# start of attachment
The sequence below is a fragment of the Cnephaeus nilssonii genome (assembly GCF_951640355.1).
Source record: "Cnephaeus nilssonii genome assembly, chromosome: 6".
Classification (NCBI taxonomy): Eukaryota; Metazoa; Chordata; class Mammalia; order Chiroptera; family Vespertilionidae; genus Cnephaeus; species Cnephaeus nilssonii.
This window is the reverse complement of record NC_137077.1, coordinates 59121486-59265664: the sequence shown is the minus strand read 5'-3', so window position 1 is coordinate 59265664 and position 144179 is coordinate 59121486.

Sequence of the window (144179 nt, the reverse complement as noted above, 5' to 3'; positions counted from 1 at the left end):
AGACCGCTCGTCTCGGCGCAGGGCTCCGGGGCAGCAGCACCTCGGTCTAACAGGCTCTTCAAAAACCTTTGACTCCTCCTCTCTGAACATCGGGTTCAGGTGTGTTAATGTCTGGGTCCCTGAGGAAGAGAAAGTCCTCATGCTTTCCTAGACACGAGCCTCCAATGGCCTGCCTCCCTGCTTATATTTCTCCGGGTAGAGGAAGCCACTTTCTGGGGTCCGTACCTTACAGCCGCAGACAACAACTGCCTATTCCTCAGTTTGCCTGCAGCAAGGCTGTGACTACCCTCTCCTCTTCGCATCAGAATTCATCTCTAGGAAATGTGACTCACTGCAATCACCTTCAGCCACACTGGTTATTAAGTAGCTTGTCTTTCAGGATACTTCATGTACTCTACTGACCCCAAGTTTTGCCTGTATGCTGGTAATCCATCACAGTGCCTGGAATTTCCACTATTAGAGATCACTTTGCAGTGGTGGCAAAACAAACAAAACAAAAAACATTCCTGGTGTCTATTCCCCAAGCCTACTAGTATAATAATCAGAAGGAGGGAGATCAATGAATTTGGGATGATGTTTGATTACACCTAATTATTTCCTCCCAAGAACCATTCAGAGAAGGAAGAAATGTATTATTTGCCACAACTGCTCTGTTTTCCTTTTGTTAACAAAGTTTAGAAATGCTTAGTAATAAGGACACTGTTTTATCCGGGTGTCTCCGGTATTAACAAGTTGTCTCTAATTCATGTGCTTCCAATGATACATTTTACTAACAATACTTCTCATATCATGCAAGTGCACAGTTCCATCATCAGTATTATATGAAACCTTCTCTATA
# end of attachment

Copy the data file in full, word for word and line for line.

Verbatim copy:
The sequence below is a fragment of the Cnephaeus nilssonii genome (assembly GCF_951640355.1).
Source record: "Cnephaeus nilssonii genome assembly, chromosome: 6".
Classification (NCBI taxonomy): Eukaryota; Metazoa; Chordata; class Mammalia; order Chiroptera; family Vespertilionidae; genus Cnephaeus; species Cnephaeus nilssonii.
This window is the reverse complement of record NC_137077.1, coordinates 59121486-59265664: the sequence shown is the minus strand read 5'-3', so window position 1 is coordinate 59265664 and position 144179 is coordinate 59121486.

Sequence of the window (144179 nt, the reverse complement as noted above, 5' to 3'; positions counted from 1 at the left end):
AGACCGCTCGTCTCGGCGCAGGGCTCCGGGGCAGCAGCACCTCGGTCTAACAGGCTCTTCAAAAACCTTTGACTCCTCCTCTCTGAACATCGGGTTCAGGTGTGTTAATGTCTGGGTCCCTGAGGAAGAGAAAGTCCTCATGCTTTCCTAGACACGAGCCTCCAATGGCCTGCCTCCCTGCTTATATTTCTCCGGGTAGAGGAAGCCACTTTCTGGGGTCCGTACCTTACAGCCGCAGACAACAACTGCCTATTCCTCAGTTTGCCTGCAGCAAGGCTGTGACTACCCTCTCCTCTTCGCATCAGAATTCATCTCTAGGAAATGTGACTCACTGCAATCACCTTCAGCCACACTGGTTATTAAGTAGCTTGTCTTTCAGGATACTTCATGTACTCTACTGACCCCAAGTTTTGCCTGTATGCTGGTAATCCATCACAGTGCCTGGAATTTCCACTATTAGAGATCACTTTGCAGTGGTGGCAAAACAAACAAAACAAAAAACATTCCTGGTGTCTATTCCCCAAGCCTACTAGTATAATAATCAGAAGGAGGGAGATCAATGAATTTGGGATGATGTTTGATTACACCTAATTATTTCCTCCCAAGAACCATTCAGAGAAGGAAGAAATGTATTATTTGCCACAACTGCTCTGTTTTCCTTTTGTTAACAAAGTTTAGAAATGCTTAGTAATAAGGACACTGTTTTATCCGGGTGTCTCCGGTATTAACAAGTTGTCTCTAATTCATGTGCTTCCAATGATACATTTTACTAACAATACTTCTCATATCATGCAAGTGCACAGTTCCATCATCAGTATTATATGAAACCTTCTCTATA